Hi.My name is Naomy and I'm an intern in SAP. Recently, I have used TPC-H benchmark(2.17.1) to run some tests on HANA database.Although all of the queries are written in the SQL-92 language, some queries still need to be rectified so that they can be executed on HANA.But the syntax differences don't necessary make SAP HANA SQL92 incompatible as the SQL standard leaves many aspects to the system implementation.


The fourth query ,for example, uses 'interval' to calculate a period of time.

Capture.PNG

But it couldn't be executed on HANA .It seems that HANA SQL doesn't support 'Interval' as a reserved word.

Capture.PNG

So I used the ADD_MONTHS function to replace 'Interval'.

Capture.PNG

Likewise,when I met the queries using 'interval n day' or 'interval n year', I used ADD_DAYS function or ADD_YEARS function to replace the part of queries.


What's more, SAP HANA doesn't support 'AS' to set alias in parentheses.

The 13th query, for instance, couldn't be executed in HANA.

Capture.PNG

So, I rectified it as shown in the following picture and it works.

 

Capture.PNG

 

Above information is what I have learned when I used TPC-H benchmark queries in my HANA project.I hope it helps fellows who meet http://scn.sap.com/#the same problem.http://scn.sap.com/#

Daniel Gray

SSL and HANA

Posted by Daniel Gray Jan 27, 2015

Hi everyone,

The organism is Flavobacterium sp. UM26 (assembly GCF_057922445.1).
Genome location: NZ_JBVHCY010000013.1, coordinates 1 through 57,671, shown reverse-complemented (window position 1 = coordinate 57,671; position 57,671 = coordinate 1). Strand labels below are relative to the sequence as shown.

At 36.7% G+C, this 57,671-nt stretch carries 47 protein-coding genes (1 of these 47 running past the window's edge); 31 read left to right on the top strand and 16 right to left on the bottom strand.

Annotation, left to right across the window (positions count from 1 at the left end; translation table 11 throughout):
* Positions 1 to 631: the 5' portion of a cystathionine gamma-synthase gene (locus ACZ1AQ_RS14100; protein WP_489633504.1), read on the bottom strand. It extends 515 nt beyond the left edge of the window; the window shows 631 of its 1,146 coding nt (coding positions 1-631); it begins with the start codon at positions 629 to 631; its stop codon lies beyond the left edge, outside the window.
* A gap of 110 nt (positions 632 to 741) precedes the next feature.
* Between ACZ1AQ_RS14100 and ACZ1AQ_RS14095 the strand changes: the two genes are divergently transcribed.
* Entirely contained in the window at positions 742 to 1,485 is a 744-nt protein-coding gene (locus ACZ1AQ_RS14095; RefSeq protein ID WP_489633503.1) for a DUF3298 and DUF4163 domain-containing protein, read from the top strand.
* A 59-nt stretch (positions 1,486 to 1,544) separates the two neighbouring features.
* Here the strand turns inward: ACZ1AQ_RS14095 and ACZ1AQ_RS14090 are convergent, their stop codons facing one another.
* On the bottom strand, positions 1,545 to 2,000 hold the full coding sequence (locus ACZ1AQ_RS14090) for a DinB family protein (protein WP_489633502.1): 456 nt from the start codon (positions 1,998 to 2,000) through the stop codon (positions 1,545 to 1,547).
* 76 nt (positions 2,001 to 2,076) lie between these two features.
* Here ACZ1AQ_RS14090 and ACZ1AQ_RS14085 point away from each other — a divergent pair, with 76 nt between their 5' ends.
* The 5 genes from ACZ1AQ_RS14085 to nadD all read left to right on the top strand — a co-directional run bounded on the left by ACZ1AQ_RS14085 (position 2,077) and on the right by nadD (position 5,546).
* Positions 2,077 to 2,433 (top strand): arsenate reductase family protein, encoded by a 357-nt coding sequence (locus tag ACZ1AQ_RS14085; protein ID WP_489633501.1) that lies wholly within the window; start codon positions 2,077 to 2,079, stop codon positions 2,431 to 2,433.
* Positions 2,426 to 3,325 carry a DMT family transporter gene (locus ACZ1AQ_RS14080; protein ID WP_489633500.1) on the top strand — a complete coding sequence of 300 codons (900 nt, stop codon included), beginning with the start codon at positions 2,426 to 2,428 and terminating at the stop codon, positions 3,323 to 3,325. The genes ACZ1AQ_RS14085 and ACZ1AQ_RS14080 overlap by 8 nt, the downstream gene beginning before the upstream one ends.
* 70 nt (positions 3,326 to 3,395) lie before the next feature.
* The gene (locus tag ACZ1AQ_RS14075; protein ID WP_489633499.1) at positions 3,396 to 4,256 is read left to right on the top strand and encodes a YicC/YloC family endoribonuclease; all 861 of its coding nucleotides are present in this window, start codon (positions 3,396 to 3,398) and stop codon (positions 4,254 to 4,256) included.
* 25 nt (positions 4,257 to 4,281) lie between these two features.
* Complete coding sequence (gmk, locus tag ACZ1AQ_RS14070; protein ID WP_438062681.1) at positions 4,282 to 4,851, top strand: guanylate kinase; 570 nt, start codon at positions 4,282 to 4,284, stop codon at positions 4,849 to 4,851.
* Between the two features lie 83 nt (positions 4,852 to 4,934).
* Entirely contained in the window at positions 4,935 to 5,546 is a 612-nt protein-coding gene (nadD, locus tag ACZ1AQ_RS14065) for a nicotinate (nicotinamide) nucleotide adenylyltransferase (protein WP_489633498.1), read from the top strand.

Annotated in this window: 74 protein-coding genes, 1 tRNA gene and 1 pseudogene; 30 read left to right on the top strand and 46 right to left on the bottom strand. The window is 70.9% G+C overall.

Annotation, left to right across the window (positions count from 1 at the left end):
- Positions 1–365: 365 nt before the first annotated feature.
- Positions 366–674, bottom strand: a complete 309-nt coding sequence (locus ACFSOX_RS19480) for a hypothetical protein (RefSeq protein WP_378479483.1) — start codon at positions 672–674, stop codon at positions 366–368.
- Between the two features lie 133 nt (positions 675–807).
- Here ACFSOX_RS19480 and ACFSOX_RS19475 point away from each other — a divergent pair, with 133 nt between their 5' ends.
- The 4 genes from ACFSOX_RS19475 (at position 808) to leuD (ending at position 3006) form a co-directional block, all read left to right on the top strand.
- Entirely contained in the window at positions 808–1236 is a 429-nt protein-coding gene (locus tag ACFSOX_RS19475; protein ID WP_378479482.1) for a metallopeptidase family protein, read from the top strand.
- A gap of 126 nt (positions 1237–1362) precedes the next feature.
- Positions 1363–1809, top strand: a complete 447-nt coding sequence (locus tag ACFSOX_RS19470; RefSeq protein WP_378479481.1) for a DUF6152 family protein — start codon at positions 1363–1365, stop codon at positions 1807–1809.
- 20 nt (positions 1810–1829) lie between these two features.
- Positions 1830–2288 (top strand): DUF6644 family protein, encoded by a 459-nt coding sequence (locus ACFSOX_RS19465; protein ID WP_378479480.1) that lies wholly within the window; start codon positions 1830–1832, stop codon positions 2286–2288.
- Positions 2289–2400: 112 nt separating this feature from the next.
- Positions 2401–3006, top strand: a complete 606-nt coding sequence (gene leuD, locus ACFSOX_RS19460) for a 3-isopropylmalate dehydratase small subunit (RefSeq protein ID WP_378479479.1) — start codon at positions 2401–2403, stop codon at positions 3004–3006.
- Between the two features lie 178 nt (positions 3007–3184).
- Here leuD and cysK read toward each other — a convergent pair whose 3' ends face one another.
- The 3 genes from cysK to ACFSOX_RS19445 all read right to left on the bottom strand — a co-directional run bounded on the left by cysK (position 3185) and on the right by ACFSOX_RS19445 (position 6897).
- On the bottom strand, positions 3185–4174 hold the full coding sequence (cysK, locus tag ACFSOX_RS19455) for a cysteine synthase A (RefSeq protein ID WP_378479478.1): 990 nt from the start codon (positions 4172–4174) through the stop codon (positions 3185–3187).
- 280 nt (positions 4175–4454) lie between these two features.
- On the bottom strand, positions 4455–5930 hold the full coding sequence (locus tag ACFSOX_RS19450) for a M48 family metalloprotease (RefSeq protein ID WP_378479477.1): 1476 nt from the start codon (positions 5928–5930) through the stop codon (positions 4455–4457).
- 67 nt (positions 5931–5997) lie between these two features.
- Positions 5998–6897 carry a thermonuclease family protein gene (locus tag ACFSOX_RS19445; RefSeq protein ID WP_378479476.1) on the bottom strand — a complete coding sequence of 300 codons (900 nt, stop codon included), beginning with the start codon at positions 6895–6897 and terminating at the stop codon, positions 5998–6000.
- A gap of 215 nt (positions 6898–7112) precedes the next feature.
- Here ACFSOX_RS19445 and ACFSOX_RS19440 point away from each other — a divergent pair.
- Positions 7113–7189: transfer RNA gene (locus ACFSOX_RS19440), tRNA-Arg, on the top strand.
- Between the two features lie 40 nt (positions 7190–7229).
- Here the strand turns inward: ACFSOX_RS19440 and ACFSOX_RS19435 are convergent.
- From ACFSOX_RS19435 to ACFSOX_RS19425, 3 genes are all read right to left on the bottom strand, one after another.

My name is Daniel Gray and I’m a Product Support Engineer. I work in SAP’s Vancouver office and I support the growing database technology known as HANA.

 

The goal of this blog is to provide an overview of various SSL configurations in HANA. There are already a number of guides that detail how to configure SSL on HANA; I hope these posts will help you understand why each step is necessary. This is a series I will be adding to in the future; I’m currently planning on covering single and multi-node HANA systems with and without certificate authorities, and internal communication in multi-node systems.

 

Prerequisites

As these posts are related to SSL and HANA, I won’t give an in-depth explanation of the mechanics behind SSL. If you are new to SSL the following resource helped greatly when I started learning SSL:

http://security.stackexchange.com/questions/56389/ssl-certificate-framework-101-how-does-the-browser-actually-verify-the-validity

 

Configurations

SSL protocols provide methods for establishing encrypted connections and verifying the identity of an entity (client, server, etc). Verifying the identity of a communication partner, however, isn’t mandatory. Many clients will allow you to establish connections with untrusted parties. For the following posts I will assume that our clients will reject untrusted servers.

 

Configuring clients to reject untrusted connections depends on the client itself. For HANA Studio, this option is found in Systems view -> right click the system connection <SID> (<DBUSER>) -> Properties -> Database User Logon -> Additional Properties tab -> Validate the SSL certificate checkbox.

validate_cert.png

Additionally, in the following examples I’ll assume that clients already trust certificates (i.e. the trust store contains the root certificate) signed by common CAs such as Verisign and DigiCert.

 

Should you encounter a term you’re not familiar with, please refer to the glossary at the bottom of this page.

  • SSL and single-node HANA systems
  • SSL and distributed (multi-node) HANA systems <under construction>
  • SSL and internal communication in distributed systems <under construction>

 

Glossary

  • Certificate Authority (CA): An entity, such as DigiCert, that verifies the identity of another entity, such as Facebook.
  • Public key: The key used to encrypt messages/decrypt signatures in asymmetric cryptography.